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Sunday, 16 December 2012





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LTTE cohorts in Australia encourage asylum seekers - Controller General of I&E

The Immigration and Emigration Controller General Chulananda Perera says a significant proportion of unlawful migrants from Sri Lanka to Australia constitute the relatives of successful asylum seekers already living there.

Chulananda Perera

Statistically speaking, he says, this figure outnumbers the economic migrants who show up on Australian shores demanding jobs.

In an interview with the Sunday Observer on the issue of Sri Lankan boat people to Australia which has become one of the biggest controversies in Australia in recent history, the Controller General said that the European countries, the initial target of bogus asylum seekers and economic migrants, tackled the issue strategically once the threat was identified.

"Europe took a decision to give priority to their citizens when it came to employment. The decision by the EU to ban the LTTE too had a monumental effect. Their deteriorating economic stability during the recession may also have contributed. Hence, the human smugglers, who earlier took full advantage of the terrorist situation to pack human cargo to Europe shifted their focus elsewhere," he said.

Sri Lanka, following discussions with Australian State officials, is on the verge of bringing in sweeping changes to the existing Immigration and Emigration Act to completely overhaul the current laws and deter human smugglers. The amended laws are expected to come into effect by April next year.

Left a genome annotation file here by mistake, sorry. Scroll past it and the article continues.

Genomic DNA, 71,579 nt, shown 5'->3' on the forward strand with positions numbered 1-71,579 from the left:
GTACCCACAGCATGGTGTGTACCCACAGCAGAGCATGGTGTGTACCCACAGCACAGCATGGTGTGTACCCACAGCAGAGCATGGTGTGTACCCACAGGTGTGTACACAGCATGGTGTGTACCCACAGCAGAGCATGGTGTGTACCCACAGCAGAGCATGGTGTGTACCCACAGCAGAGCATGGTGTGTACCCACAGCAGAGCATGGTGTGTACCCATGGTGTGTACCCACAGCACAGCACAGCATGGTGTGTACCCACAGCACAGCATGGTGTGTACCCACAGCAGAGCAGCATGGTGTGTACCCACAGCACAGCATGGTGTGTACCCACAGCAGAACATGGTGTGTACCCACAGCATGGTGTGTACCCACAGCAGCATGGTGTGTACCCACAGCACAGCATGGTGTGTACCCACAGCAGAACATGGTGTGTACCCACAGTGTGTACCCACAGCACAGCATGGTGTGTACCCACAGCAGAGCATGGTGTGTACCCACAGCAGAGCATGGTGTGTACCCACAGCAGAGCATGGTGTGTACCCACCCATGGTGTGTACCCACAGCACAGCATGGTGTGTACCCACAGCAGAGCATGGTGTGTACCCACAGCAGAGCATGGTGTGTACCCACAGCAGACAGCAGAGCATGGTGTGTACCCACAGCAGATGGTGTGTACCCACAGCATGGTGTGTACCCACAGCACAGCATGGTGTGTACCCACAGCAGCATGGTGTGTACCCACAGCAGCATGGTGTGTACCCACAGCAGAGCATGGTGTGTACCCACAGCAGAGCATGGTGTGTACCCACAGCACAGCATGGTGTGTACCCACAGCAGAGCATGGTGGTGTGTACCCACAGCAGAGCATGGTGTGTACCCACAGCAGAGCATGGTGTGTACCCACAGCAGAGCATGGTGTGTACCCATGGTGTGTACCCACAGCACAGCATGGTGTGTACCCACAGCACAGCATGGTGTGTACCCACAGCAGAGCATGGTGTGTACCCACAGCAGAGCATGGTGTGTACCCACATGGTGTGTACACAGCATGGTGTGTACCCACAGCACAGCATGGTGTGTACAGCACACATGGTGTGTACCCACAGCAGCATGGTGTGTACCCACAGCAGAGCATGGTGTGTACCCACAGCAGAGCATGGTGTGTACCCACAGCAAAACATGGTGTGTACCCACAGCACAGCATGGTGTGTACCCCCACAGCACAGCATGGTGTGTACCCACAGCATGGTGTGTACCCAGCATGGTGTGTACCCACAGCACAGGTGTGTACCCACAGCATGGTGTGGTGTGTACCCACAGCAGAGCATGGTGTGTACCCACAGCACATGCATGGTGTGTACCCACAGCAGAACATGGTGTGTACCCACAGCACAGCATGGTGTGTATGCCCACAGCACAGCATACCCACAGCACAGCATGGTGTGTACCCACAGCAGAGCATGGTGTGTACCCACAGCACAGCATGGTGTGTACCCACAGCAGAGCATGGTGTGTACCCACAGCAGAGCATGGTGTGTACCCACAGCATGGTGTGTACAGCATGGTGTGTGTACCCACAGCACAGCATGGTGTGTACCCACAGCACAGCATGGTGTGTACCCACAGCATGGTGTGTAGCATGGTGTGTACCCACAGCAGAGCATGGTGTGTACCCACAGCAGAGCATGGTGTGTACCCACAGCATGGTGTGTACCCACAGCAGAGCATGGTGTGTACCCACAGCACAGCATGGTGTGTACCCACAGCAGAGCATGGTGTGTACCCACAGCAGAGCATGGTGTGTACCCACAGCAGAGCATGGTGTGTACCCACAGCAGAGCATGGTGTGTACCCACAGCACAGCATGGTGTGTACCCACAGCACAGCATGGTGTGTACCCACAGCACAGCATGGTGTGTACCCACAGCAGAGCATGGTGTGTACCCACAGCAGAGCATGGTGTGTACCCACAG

The excerpts of the interview:

Human smuggling is one of the components of irregular migration, this can be via air or sea. Earlier the trend was to go to Europe - Italy, Germany and France by air, on fraudulent passports and by other means. We introduced so many measures to mitigate and combat this type of irregular movement. One of the measures included online connectivity with the foreign border control officers.

Now a forged passport from Sri Lanka cannot go through any approved airport. We have also established a documentation laboratory, to verify the passports and visas issued anywhere in the world for their authenticity. This was financed by the Australian Government.

We are closely working with Regional Airline Liaison Officers Network (RYLON). Sri Lanka is one of the co-chairs of RYLON. We share information, do capacity building, and as a result of joint cooperation certain agreements were reached on how to manage irregular migration by air.

Human smuggling is often irregular movement by sea. According to the Sri Lankan Immigration and Emigration Act, a person leaving the country by any other means, than an approved air or sea port is violating the country's immigration laws. It constitutes a criminal offence. It could be that when we shut the gate on unlawful migration via air, smugglers resorted to cheap sea-migration.

Illegal migrants from Sri Lanka first flowed to Europe. But no sooner the EU identified the developing threat, the European block took up some collective decisions, one was to give priority to their citizens when it came to employment.

Another important move was the decision to ban the LTTE. The deteriorating economic stability during the recession too had an effect. Hence, the human smugglers, who earlier took full advantage of the terrorist situation to pack human cargo to Europe shifted their focus elsewhere.

Earlier the trend was for Tamil speaking people from the Northern and the Eastern provinces to flee to Australia in rickety boats. They took advantage of the unstable situation in the North of the country. But later people from other areas too joined in the perilous journey, lured in by the human smugglers.